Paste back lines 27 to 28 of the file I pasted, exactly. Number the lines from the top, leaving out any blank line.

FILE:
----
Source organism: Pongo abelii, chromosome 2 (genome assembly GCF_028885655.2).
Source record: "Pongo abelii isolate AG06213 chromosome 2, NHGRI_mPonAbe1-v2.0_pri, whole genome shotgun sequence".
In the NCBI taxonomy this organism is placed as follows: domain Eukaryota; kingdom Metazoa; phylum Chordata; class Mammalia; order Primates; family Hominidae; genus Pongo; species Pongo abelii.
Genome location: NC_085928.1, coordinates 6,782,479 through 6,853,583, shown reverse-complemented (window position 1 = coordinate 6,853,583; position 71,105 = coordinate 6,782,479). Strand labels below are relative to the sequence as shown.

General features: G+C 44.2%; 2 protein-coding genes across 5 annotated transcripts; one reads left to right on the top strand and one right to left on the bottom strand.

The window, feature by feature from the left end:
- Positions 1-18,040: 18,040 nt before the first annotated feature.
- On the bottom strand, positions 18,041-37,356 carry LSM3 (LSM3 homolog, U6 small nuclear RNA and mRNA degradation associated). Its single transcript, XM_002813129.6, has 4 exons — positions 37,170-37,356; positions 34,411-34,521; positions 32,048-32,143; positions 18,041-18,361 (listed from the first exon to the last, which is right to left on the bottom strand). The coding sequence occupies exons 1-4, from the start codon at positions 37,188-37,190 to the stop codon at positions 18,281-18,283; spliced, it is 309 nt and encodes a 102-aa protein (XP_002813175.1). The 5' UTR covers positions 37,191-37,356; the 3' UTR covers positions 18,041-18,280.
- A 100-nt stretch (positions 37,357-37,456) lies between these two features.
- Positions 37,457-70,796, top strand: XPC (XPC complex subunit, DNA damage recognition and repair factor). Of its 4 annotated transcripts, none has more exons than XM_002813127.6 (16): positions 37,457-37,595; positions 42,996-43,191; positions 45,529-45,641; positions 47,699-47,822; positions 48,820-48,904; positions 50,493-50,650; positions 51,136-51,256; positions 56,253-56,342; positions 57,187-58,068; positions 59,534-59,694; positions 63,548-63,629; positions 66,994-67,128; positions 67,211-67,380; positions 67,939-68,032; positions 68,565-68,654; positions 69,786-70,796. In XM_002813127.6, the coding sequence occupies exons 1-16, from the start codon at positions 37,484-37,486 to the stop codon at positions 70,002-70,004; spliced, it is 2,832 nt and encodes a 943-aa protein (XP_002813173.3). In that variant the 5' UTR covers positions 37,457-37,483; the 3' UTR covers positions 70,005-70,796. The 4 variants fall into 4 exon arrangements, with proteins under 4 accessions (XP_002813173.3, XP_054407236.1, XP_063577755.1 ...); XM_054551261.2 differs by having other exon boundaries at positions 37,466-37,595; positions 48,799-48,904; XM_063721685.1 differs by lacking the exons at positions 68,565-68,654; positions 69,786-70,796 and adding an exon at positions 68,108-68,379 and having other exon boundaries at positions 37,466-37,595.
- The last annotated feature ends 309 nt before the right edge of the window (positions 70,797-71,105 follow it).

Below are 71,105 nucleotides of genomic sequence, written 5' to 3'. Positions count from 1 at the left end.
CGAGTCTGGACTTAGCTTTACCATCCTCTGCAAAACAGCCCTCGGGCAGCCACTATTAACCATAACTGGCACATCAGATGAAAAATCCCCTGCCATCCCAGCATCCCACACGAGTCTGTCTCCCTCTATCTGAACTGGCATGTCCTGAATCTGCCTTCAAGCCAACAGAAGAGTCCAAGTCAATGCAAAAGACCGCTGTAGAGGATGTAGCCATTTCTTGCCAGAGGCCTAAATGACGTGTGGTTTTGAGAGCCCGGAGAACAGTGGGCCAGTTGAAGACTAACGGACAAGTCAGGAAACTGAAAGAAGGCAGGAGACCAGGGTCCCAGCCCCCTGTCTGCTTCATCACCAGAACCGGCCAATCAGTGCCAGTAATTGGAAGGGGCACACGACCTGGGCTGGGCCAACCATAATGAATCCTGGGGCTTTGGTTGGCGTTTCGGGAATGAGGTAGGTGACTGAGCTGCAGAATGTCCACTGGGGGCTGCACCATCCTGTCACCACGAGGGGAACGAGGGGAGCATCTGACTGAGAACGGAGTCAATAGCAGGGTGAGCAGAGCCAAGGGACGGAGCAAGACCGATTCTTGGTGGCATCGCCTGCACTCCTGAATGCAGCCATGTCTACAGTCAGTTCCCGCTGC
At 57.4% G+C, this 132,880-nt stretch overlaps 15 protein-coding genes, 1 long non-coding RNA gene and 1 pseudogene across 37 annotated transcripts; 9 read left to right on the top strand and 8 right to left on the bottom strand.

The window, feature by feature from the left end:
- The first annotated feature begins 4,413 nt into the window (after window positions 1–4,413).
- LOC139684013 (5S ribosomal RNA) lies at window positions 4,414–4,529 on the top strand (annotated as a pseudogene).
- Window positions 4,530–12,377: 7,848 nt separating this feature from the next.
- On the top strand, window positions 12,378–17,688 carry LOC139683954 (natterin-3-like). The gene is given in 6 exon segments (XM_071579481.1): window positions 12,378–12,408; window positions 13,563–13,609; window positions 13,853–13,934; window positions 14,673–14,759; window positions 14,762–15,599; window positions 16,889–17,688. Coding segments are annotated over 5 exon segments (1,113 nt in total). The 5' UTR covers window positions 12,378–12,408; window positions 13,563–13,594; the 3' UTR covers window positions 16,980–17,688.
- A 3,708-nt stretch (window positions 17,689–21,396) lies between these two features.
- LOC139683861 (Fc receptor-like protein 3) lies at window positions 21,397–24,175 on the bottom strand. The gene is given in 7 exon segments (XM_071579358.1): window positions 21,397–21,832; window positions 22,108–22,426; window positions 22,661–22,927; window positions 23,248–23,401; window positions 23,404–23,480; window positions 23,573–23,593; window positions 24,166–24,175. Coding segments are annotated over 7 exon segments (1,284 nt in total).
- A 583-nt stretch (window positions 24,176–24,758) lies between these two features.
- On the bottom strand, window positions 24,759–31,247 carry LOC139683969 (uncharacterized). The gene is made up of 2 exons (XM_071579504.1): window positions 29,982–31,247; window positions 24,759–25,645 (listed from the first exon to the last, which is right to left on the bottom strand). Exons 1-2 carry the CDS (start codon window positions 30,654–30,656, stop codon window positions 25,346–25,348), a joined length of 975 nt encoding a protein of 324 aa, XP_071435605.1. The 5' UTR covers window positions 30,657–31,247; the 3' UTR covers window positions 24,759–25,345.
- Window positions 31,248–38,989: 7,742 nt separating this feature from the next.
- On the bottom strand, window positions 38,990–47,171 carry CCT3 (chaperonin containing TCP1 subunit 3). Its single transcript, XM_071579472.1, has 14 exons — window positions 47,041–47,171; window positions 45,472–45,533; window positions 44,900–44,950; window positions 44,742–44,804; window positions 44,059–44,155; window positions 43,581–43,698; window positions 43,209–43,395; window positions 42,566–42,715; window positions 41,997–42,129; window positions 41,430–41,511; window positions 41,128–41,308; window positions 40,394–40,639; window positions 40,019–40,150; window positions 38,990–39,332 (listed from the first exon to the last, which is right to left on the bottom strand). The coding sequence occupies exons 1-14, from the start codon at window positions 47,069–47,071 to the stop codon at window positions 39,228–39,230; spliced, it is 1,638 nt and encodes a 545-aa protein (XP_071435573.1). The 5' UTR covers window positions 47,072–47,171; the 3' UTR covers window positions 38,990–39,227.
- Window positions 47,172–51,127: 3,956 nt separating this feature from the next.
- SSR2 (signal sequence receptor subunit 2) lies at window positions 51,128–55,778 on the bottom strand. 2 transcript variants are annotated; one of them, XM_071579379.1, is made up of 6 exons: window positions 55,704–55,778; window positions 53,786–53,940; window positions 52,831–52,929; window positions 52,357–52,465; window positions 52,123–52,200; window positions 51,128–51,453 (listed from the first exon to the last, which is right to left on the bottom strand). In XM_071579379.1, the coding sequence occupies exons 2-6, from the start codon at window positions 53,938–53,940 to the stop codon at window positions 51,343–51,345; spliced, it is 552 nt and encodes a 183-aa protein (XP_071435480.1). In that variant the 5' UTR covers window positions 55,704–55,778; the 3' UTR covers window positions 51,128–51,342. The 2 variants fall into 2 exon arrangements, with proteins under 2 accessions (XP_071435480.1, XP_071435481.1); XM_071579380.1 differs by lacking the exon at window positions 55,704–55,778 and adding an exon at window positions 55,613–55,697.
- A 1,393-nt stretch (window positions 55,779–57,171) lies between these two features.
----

- SSR2 (signal sequence receptor subunit 2) lies at window positions 51,128–55,778 on the bottom strand. 2 transcript variants are annotated; one of them, XM_071579379.1, is made up of 6 exons: window positions 55,704–55,778; window positions 53,786–53,940; window positions 52,831–52,929; window positions 52,357–52,465; window positions 52,123–52,200; window positions 51,128–51,453 (listed from the first exon to the last, which is right to left on the bottom strand). In XM_071579379.1, the coding sequence occupies exons 2-6, from the start codon at window positions 53,938–53,940 to the stop codon at window positions 51,343–51,345; spliced, it is 552 nt and encodes a 183-aa protein (XP_071435480.1). In that variant the 5' UTR covers window positions 55,704–55,778; the 3' UTR covers window positions 51,128–51,342. The 2 variants fall into 2 exon arrangements, with proteins under 2 accessions (XP_071435480.1, XP_071435481.1); XM_071579380.1 differs by lacking the exon at window positions 55,704–55,778 and adding an exon at window positions 55,613–55,697.
- A 1,393-nt stretch (window positions 55,779–57,171) lies between these two features.